Kwanzaa started to gain popularity and mainstream acceptance in the 1980s and ’90s. The YMI Cultural Center first observed the holiday in 1988, in conjunction with Asheville’s Light Up Your Holiday event, with a candle lighting ceremony, gospel music from the Asheville Concert Choir and a drum and dance performance, according to contemporary reports in the Asheville Citizen-Times.

Raising awareness in WNC

But despite the efforts of YMI and others over the years, Kwanzaa has not gained a foothold in WNC the way it has in other places, Cauley asserts. A big reason for that, she says, is that the Black population is small compared with other parts of the state. “If you look at Henderson County, it’s less than 4,000 Black people here [in a county of more than 115,000]. So you have people that may not know much about it, but if you go outside of Western North Carolina to a major city, it’s heavily celebrated.”

SEVEN DAYS: Crystal Cauley, founder of the WNC Kwanzaa Collective, conducted a story hour in Hendersonville in 2022. Photo courtesy of Cauley

Unlike Millen, Cauley did not grow up celebrating Kwanzaa. She became interested after attending a celebration organized by the Rev. DeBorah Shelton Ogiste of Unity of the Blue Ridge in Mills River about a decade ago. “I just fell in love with it from that point and celebrated it, and had my children celebrate it too,” she says.

Two years ago, Cauley founded the WNC Kwanzaa Collective as part of her ongoing efforts to preserve African American history in the region. She also has organized local Black History Month and Juneteenth events and written a spoken-word poem about the history of slavery in Henderson County.

Her efforts to raise awareness have also included reaching out to businesses to encourage them to recognize the holiday and other Black cultural events by, for instance, having a sale or simply putting up “Happy Juneteenth” or “Happy Kwanzaa” signs.

“We can look at what other cities have been doing for decades,” Cauley says. “You can have a holiday market, have an exhibit, do a story time. Say ‘Happy Kwanzaa’ the same way we say ‘Merry Christmas.’ There’s many ways that we can educate ourselves and participate in different cultures.”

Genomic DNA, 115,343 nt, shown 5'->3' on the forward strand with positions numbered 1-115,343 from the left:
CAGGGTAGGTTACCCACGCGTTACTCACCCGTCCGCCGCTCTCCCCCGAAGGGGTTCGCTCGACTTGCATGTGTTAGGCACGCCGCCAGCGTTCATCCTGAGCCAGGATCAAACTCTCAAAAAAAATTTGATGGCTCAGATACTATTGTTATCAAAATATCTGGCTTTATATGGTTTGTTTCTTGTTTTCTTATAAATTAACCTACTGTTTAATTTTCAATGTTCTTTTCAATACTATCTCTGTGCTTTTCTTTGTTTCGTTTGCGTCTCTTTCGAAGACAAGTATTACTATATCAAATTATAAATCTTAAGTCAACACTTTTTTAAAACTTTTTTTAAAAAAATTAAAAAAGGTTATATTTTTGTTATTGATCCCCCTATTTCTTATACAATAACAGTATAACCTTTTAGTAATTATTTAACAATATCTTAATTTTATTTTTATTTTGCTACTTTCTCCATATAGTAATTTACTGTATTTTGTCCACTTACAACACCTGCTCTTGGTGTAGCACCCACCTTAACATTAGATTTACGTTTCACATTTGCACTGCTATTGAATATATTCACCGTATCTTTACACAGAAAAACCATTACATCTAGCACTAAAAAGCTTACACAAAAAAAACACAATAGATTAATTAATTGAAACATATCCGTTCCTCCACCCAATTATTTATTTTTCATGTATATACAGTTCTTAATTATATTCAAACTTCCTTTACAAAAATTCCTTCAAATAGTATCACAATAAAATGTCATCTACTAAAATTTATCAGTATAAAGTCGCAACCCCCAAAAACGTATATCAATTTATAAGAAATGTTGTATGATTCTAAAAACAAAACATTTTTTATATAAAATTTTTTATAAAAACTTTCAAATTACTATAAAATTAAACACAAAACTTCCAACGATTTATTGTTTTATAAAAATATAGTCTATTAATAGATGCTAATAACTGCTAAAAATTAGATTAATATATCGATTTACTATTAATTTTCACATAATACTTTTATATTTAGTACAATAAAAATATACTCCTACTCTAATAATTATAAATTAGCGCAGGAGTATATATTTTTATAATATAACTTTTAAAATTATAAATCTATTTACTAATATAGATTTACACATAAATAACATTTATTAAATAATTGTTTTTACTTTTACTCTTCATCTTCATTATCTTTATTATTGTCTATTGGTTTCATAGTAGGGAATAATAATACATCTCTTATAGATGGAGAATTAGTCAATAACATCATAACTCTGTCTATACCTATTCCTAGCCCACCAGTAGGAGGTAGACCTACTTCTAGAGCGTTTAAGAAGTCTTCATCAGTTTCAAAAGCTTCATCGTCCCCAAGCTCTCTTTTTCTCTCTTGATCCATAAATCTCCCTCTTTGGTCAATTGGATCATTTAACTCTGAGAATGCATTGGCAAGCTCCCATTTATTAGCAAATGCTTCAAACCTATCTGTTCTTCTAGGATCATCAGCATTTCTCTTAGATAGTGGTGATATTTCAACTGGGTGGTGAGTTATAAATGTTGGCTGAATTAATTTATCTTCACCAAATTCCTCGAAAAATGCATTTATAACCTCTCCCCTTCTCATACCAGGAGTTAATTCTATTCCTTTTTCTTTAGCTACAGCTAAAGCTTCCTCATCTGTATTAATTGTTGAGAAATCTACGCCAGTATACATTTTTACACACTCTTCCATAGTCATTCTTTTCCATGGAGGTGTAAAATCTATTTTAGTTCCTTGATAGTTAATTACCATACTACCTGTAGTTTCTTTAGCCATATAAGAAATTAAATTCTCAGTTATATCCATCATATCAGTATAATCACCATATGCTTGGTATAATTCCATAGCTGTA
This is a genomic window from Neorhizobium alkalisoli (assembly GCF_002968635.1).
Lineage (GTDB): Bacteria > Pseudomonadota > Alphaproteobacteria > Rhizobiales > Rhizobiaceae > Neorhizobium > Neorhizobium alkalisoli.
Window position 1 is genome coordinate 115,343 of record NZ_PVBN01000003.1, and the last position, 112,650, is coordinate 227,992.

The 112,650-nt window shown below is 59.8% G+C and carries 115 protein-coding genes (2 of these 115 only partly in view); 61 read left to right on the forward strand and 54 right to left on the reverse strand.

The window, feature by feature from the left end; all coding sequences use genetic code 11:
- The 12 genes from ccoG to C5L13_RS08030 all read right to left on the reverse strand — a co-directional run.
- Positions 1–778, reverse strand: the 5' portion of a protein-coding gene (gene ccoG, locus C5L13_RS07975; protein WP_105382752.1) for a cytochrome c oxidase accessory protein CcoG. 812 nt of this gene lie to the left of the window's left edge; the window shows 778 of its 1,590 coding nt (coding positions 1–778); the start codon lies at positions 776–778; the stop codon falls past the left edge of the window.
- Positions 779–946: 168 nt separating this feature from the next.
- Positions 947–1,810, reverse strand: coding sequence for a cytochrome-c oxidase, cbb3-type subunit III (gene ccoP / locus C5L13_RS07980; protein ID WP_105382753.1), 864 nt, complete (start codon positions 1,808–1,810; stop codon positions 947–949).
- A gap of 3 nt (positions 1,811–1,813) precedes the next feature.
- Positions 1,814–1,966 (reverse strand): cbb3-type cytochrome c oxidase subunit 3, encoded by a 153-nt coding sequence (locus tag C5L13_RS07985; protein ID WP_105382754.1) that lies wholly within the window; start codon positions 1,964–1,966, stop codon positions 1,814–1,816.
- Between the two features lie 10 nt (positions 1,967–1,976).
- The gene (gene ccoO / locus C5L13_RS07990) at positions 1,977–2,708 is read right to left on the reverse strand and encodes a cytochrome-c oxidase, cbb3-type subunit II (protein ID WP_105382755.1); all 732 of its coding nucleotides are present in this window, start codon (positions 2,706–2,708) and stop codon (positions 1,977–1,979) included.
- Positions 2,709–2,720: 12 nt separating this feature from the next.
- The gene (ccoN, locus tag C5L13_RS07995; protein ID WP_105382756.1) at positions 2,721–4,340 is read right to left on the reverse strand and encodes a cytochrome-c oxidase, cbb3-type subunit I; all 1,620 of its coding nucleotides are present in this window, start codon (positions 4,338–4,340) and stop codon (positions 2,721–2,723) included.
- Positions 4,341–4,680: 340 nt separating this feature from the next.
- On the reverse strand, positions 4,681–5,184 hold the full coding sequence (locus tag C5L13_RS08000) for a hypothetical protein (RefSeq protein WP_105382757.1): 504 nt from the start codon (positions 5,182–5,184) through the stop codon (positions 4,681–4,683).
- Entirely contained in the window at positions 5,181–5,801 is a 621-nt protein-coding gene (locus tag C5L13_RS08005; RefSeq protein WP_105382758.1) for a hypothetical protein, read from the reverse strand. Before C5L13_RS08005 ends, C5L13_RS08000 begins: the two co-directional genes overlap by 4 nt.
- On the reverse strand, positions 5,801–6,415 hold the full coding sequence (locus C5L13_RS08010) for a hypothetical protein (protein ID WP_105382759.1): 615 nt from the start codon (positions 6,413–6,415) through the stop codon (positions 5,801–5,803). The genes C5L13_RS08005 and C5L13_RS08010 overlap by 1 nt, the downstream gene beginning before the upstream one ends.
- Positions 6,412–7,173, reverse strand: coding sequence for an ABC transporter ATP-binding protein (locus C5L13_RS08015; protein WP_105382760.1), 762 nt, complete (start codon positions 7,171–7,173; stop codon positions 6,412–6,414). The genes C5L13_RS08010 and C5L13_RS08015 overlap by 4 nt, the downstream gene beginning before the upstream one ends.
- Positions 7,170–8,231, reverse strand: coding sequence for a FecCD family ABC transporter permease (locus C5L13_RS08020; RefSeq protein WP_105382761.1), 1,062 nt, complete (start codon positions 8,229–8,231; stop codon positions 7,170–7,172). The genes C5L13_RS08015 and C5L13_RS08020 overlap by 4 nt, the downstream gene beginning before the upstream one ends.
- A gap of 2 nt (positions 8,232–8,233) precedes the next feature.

In 2021, Cauley convinced the mayors of Asheville, Hendersonville, Brevard and Fletcher to issue proclamations acknowledging Dec. 26-Jan. 1 as Kwanzaa Week. The collective also sponsored a monthlong Kwanzaa display at Henderson County’s main library and held a virtual celebration at the Hands On! Children’s Museum in Hendersonville.

This year, Cauley has organized events in Hendersonville:

  • On Thursday, Dec. 14, 7 p.m, Poetic Versers of Color, a group consisting of Cauley, Tony Robles and Robert Zachary, will perform at the Shakedown Lounge Kava Bar. The event will include a Kwanzaa exhibit and Kwanzaa-themed poetry readings;
  • On Wednesday, Dec. 27, 10:30 a.m., Cauley will be at The People’s Museum for Kwanzaa Story Hour and Craft.

The YMI, meanwhile, is encouraging people to check out its Kwanzaa 365 videos, which include educational segments, musical performances from local soul singer Lyric and others, readings, candle lightings and more.

“The videos are very in-depth and celebrate all seven days of Kwanzaa, so you will want to watch it from No. 1 to the end,” Millen says. “It’s something that you can get together with your family and enjoy, and it’s about as long as watching an episode of your favorite sitcom.”

Millen was aware of the YMI’s Kwanzaa celebrations but didn’t participate until he joined the center’s board. When the pandemic hit, he and others decided to create the videos in order to keep the tradition from dying off.

“Kwanzaa is significant to me because it’s the celebration of the things that we’ve done all year. Going over the principles, doing the rituals, all these things build character in a person, I believe. I’m thankful to be able to celebrate it all my life.”


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About Justin McGuire
Justin McGuire is a UNC Chapel Hill graduate with more than 30 years of experience as a writer and editor. His work has appeared in The Sporting News, the (Rock Hill, SC) Herald and various other publications. Follow me @jmcguireMLB